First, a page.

One of the tools we expect to see gain in popularity in the wild is DNS rebinding.

What is DNS rebinding? It’s a technique that turns a victim’s browser into a proxy for attacking private networks. 

Basically, attackers can change the IP associated with a domain name after it has been used to load JavaScript.

Since same-origin policy (SOP) is domain-based, the JavaScript will have access to the new IP.

There are two general challenges we must overcome to attack network devices:

  1. Attackers do not know private network address ranges ahead of time.
  2. Cross-domain access is restricted by the same-origin policy.

Finding Network Devices

The most common technique is to guess common network addresses. This can be quite effective for certain devices i.e routers. There is also a more sophisticated technique previously referred to as Smart CSRF. This process uses STUN on supported browsers to recover a local IP. (Chrome is the only browser supporting this in a current release.)

Working Around the Same-Origin Policy (SOP)

Armed with knowledge of a devices IP address, some attacks become quite tricky to carry out. For instace, the NETGEAR cgi-bin command injection can be exploited with a simple IMG tag to trigger a GET request.

Other attacks require that the attacker has more interaction with the vulnerable system than simply sending data and, therefore, traditional CSRF techniques will fail. The same-origin policy prevents attackers from reading this response data, so we have to use DNS rebinding.

Tavis Ormandy has a domain named, which is running his Simple DNS Rebinding Service, but we opted to create a small Python implementation and varied my approach slightly. Whereas Tavis’ rbndr implementation alternates between targeted addresses, I had better results when the server responded only once with our public IP.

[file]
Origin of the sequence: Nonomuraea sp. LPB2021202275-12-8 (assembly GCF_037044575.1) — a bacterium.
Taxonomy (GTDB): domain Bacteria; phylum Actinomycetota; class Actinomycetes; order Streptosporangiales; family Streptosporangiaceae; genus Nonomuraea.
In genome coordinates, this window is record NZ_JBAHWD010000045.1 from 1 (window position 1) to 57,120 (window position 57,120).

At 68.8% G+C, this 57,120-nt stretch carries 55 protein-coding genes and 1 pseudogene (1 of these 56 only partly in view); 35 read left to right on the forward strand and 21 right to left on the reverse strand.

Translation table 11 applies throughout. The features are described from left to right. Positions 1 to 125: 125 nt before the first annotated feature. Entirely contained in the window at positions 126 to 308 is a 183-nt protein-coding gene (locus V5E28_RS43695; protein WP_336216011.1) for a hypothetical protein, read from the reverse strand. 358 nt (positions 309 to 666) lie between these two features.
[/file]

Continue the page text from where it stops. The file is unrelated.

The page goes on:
My implementation packages a very basic HTTP server and DNS server in about 100 lines of Python. Example output (with domain redacted) is below:


Putting the Pieces Together

As a proof-of-concept, I exploited VERT’s NETGEAR Centria router using an authentication bypass to exploit command injection on a form including a CSRF token.

Successful end-to-end exploitation includes:

  1. Victim loads an IFRAME from an attacker controlled domain.
  2. The IFRAME loads JavaScript to identify the local IP via WebRTC.
  3. Each IP on the victim’s /24 is queried for a path expected to exist within the router.
  4. The JavaScript sends this IP to the attack server & receives a token value.
  5. The token value is used to construct a domain name and update the IFRAME location.
  6. JavaScript loaded from this source sets an interval timer.
  7. The timer callback makes requests to the crafted domain.
  8. After the DNS entry expires, the domain is then resolved to a LAN IP.
  9. The timer callback can now retrieve the CSRF token with an auth bypass.
  10. An attack payload is sent with the observed timestamp.

Here is a view of what the exploit looks like in my browser:

 DNS Rebinding

Once this is complete, I am able to telnet to the router on port 1234:

DNS Rebinding

Attack Performance

This is not a quick attack, but it is powerful. The specific attack duration varies based on the timer interval (step #6) as well as the browser and operating system combination.

In our testing with Chrome on OS X, I’ve found that the rebinding can be as fast as one minute with a short enough interval (hundreds of ms) or as much as five minutes when the interval is three thousand ms. This is a trade-off between speed versus stealth.


Olé Crypto,


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